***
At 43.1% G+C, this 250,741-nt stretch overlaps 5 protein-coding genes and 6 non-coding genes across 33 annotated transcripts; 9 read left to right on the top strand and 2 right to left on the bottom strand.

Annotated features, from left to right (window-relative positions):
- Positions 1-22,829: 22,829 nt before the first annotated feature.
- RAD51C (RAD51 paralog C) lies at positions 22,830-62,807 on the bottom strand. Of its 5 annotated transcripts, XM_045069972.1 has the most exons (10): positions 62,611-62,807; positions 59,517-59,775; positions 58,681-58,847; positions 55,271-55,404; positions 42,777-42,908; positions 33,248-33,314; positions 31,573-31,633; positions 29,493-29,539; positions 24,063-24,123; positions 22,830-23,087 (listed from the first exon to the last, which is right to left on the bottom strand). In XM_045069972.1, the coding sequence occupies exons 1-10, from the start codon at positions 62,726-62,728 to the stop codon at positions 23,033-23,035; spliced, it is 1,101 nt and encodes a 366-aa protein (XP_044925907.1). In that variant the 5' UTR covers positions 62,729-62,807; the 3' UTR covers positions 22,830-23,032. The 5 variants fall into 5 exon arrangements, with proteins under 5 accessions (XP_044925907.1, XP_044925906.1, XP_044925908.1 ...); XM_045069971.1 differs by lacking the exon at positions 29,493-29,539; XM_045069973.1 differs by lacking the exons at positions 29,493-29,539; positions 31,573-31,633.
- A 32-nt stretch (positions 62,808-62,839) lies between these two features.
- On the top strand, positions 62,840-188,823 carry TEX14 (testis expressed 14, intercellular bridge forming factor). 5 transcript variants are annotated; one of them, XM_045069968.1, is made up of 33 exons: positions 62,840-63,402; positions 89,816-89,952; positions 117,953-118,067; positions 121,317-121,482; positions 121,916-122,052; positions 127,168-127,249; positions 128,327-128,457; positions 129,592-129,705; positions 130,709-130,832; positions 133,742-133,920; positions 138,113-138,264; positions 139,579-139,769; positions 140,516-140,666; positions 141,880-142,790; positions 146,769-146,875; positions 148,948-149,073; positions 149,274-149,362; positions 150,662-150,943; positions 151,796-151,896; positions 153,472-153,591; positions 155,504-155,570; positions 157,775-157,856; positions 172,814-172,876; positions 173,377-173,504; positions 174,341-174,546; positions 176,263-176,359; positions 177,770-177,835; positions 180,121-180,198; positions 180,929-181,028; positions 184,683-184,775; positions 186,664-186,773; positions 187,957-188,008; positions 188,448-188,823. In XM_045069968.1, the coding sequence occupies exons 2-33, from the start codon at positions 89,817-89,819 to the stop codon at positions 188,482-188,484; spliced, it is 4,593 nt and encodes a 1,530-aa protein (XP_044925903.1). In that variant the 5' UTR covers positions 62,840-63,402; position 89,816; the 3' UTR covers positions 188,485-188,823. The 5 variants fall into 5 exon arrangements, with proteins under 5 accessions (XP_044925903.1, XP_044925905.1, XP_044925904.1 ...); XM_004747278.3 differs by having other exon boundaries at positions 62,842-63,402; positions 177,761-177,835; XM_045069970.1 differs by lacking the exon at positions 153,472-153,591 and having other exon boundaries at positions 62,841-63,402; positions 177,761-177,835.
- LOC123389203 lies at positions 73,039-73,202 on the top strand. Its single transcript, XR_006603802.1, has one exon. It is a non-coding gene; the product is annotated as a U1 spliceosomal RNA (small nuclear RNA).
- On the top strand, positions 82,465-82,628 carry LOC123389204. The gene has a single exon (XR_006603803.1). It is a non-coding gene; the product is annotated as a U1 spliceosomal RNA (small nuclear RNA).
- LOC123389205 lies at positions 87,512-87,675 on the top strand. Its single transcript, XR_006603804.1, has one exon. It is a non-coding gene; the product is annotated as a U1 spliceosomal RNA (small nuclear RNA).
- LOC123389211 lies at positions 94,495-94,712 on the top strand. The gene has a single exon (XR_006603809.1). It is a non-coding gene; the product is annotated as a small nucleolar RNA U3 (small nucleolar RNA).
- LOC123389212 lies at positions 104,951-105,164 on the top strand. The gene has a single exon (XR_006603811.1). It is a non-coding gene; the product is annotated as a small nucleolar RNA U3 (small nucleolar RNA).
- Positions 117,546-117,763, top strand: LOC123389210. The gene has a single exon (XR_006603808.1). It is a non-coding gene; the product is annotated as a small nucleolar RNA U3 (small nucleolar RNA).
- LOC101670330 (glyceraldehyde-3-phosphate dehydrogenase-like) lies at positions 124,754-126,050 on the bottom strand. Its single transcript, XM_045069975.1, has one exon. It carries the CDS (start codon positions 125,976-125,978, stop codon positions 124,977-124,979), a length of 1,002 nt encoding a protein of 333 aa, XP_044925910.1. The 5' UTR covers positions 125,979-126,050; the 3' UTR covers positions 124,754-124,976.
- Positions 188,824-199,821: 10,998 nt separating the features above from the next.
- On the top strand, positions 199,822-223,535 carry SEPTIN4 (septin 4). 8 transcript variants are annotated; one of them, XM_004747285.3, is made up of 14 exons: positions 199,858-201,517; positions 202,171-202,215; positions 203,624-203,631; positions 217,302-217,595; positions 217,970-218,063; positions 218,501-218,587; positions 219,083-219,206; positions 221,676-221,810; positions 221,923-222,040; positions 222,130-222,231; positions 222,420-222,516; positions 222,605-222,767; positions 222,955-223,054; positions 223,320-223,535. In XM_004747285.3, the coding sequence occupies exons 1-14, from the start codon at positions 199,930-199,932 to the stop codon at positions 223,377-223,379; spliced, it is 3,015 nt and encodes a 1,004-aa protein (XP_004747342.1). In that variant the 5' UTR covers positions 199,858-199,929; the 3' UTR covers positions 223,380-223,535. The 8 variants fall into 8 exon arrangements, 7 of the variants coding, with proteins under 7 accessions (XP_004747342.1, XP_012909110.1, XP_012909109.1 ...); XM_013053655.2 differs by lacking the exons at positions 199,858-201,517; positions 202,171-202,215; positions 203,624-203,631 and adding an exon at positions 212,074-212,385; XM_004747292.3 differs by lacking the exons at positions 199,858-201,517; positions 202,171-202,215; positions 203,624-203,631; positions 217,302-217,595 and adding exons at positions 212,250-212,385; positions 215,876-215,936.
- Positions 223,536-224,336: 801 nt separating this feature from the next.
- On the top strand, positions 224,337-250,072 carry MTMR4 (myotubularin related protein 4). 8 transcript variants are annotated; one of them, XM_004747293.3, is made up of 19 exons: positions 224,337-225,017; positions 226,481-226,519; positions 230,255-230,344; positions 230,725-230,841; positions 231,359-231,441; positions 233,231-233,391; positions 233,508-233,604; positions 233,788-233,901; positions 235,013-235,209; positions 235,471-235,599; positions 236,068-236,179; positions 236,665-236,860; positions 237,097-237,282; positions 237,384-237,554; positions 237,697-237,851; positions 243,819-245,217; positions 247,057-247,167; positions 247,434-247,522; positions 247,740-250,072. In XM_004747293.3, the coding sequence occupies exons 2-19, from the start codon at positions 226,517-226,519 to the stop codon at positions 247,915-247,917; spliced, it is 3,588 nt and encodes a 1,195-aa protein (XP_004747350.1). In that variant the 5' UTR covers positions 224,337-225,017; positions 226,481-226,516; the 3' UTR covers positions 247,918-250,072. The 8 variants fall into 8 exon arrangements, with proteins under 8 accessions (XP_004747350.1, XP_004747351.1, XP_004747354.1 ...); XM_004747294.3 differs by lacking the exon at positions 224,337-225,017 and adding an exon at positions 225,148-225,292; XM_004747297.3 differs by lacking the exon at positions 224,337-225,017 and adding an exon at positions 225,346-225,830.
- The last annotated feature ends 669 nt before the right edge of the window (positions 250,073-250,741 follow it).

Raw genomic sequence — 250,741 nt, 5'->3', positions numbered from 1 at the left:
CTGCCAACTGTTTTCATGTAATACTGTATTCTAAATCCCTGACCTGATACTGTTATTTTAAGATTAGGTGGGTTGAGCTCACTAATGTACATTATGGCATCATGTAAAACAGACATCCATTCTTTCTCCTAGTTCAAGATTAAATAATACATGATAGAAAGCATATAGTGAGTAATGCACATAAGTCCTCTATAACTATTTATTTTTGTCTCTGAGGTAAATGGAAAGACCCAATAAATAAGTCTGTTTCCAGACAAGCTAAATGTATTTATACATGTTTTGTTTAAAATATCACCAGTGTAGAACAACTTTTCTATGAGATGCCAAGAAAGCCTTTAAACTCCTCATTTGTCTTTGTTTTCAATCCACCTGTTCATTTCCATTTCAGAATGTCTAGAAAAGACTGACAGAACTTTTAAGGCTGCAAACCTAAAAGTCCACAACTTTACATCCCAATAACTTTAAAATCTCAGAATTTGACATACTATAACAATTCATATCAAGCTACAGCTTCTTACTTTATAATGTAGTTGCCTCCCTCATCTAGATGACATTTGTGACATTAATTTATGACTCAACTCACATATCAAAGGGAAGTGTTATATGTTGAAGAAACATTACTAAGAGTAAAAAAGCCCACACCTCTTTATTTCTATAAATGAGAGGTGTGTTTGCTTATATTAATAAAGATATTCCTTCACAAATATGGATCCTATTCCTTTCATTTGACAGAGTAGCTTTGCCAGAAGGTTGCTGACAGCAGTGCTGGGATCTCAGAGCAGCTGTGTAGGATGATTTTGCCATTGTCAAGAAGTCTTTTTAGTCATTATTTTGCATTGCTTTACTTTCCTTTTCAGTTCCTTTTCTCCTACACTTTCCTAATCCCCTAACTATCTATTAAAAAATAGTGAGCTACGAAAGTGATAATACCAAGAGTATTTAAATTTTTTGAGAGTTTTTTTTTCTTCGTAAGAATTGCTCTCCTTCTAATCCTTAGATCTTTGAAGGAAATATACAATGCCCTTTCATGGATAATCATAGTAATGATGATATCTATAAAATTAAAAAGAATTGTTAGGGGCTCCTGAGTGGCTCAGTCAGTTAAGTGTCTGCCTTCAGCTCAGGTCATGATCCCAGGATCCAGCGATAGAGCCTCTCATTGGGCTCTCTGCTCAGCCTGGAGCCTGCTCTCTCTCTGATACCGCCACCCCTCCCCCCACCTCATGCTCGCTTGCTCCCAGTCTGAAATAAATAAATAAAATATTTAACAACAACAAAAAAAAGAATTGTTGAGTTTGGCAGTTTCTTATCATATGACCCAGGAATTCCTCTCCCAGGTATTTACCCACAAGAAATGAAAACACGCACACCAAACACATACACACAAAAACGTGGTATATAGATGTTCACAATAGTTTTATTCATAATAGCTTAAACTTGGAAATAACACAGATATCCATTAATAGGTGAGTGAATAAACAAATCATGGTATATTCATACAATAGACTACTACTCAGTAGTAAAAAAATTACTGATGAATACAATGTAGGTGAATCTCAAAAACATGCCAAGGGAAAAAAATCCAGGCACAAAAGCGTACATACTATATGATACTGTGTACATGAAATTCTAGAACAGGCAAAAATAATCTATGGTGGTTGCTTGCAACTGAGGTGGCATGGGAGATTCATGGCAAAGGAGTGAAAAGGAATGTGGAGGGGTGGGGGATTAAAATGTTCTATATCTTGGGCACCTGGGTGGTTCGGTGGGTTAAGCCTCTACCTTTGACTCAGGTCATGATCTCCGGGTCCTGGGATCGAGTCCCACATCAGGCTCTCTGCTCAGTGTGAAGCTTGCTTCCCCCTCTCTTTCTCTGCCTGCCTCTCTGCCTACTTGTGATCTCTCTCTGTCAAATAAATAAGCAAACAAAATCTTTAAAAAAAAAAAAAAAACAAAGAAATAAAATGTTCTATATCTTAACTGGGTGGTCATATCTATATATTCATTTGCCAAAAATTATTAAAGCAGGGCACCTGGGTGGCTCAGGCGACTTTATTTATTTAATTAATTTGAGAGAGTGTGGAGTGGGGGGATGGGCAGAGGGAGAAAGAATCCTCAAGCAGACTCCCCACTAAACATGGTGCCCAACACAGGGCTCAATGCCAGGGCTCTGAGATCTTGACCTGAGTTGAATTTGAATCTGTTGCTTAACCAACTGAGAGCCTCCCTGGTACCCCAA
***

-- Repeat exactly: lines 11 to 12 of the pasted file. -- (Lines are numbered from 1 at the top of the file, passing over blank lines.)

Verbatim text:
- LOC123389212 lies at positions 104,951-105,164 on the top strand. The gene has a single exon (XR_006603811.1). It is a non-coding gene; the product is annotated as a small nucleolar RNA U3 (small nucleolar RNA).
- Positions 117,546-117,763, top strand: LOC123389210. The gene has a single exon (XR_006603808.1). It is a non-coding gene; the product is annotated as a small nucleolar RNA U3 (small nucleolar RNA).